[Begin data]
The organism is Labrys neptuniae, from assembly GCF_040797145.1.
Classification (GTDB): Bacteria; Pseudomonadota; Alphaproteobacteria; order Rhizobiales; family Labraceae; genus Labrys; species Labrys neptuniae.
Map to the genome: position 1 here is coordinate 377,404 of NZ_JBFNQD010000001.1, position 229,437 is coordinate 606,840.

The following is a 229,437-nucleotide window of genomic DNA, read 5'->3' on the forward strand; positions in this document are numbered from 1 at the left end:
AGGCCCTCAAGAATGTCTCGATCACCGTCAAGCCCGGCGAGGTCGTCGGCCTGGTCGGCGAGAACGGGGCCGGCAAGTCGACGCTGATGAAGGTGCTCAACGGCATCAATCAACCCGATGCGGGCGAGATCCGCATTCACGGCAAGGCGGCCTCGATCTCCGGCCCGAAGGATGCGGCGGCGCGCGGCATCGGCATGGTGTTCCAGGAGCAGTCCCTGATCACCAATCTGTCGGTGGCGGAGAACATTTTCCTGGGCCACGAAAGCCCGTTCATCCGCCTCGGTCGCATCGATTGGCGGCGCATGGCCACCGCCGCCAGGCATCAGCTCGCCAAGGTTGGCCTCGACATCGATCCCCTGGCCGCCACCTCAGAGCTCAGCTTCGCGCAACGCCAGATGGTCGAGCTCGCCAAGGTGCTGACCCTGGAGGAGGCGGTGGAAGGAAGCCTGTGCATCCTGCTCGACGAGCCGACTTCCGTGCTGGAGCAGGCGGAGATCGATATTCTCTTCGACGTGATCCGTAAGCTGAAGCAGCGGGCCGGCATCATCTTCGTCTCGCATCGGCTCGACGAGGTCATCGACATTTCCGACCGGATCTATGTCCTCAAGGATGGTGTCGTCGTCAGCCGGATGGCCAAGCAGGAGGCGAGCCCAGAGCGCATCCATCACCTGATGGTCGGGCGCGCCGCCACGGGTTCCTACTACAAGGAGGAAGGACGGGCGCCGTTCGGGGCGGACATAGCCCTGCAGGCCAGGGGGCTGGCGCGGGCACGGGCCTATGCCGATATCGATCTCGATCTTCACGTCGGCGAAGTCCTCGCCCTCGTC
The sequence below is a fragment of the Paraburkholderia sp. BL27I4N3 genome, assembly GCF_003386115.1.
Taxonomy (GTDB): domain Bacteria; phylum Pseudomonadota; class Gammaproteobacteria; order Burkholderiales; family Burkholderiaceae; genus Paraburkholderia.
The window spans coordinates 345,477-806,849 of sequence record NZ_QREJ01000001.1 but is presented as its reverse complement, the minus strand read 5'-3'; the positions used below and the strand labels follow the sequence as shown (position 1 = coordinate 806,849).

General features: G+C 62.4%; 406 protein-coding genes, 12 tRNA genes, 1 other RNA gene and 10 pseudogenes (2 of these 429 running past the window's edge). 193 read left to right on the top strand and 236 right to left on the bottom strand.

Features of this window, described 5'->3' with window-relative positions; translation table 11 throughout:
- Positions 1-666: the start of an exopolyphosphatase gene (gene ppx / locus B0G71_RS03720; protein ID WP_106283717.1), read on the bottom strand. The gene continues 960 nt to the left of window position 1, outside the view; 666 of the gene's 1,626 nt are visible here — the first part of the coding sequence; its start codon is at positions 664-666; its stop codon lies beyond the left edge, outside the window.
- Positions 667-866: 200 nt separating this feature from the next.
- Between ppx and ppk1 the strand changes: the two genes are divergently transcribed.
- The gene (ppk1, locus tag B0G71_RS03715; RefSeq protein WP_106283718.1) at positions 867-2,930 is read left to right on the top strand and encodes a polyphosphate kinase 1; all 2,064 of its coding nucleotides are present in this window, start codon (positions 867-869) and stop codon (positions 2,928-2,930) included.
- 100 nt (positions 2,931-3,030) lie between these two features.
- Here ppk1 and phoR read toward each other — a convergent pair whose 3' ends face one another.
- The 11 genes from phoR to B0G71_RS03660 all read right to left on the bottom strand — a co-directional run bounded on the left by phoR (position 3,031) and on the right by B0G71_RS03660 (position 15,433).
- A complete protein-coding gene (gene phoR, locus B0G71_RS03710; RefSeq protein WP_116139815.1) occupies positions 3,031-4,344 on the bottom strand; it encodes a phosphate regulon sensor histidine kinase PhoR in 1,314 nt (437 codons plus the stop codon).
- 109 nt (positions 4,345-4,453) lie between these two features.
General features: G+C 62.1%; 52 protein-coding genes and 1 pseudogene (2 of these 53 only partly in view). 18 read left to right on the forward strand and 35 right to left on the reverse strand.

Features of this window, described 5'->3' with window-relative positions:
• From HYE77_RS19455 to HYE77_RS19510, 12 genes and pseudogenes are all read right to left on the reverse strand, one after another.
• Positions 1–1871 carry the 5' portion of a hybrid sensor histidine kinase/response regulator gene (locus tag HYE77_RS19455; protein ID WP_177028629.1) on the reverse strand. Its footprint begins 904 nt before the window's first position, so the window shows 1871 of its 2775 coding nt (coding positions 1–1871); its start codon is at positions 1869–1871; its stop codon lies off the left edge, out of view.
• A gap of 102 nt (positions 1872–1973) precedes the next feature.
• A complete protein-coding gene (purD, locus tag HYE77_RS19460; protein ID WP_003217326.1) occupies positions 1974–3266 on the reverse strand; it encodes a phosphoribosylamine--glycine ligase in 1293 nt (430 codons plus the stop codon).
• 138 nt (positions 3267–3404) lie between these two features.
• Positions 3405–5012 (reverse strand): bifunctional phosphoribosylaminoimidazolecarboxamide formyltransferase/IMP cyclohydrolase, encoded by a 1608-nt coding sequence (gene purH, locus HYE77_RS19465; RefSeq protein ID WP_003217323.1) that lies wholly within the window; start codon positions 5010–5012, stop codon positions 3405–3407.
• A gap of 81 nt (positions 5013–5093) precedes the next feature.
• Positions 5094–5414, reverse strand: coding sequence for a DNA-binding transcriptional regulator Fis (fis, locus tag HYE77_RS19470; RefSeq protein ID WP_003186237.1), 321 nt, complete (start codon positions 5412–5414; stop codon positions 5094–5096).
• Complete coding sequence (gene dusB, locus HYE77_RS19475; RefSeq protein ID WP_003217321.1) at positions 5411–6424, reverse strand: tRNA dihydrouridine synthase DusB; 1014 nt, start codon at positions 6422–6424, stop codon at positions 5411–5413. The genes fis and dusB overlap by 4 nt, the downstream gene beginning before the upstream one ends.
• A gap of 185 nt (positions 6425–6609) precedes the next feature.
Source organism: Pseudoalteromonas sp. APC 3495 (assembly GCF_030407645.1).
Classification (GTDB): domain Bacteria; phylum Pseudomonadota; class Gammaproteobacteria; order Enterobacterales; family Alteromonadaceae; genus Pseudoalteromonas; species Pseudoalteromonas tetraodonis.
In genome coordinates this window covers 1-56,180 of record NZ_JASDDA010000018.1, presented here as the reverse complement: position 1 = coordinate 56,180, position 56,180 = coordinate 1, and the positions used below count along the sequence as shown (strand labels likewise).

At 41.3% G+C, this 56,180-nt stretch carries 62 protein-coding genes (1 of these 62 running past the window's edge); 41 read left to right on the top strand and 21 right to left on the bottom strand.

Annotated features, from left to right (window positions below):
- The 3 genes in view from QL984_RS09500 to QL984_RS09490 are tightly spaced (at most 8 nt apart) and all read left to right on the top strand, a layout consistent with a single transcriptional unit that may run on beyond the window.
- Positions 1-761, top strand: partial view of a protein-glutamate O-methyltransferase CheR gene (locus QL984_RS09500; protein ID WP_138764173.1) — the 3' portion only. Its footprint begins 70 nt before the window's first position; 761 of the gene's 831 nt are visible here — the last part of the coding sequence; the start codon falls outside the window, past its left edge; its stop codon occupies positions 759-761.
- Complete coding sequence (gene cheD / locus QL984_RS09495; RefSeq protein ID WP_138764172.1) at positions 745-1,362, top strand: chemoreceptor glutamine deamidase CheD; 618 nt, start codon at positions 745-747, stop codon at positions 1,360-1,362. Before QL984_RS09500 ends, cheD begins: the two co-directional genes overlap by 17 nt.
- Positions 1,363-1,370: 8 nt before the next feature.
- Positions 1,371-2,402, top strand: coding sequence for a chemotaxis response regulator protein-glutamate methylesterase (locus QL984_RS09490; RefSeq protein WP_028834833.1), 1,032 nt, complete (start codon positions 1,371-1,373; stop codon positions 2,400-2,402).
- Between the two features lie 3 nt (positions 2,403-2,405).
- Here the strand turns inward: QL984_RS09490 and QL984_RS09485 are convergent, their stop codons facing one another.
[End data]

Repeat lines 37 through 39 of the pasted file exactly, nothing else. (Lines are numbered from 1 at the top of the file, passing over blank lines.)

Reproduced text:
- The 3 genes in view from QL984_RS09500 to QL984_RS09490 are tightly spaced (at most 8 nt apart) and all read left to right on the top strand, a layout consistent with a single transcriptional unit that may run on beyond the window.
- Positions 1-761, top strand: partial view of a protein-glutamate O-methyltransferase CheR gene (locus QL984_RS09500; protein ID WP_138764173.1) — the 3' portion only. Its footprint begins 70 nt before the window's first position; 761 of the gene's 831 nt are visible here — the last part of the coding sequence; the start codon falls outside the window, past its left edge; its stop codon occupies positions 759-761.
- Complete coding sequence (gene cheD / locus QL984_RS09495; RefSeq protein ID WP_138764172.1) at positions 745-1,362, top strand: chemoreceptor glutamine deamidase CheD; 618 nt, start codon at positions 745-747, stop codon at positions 1,360-1,362. Before QL984_RS09500 ends, cheD begins: the two co-directional genes overlap by 17 nt.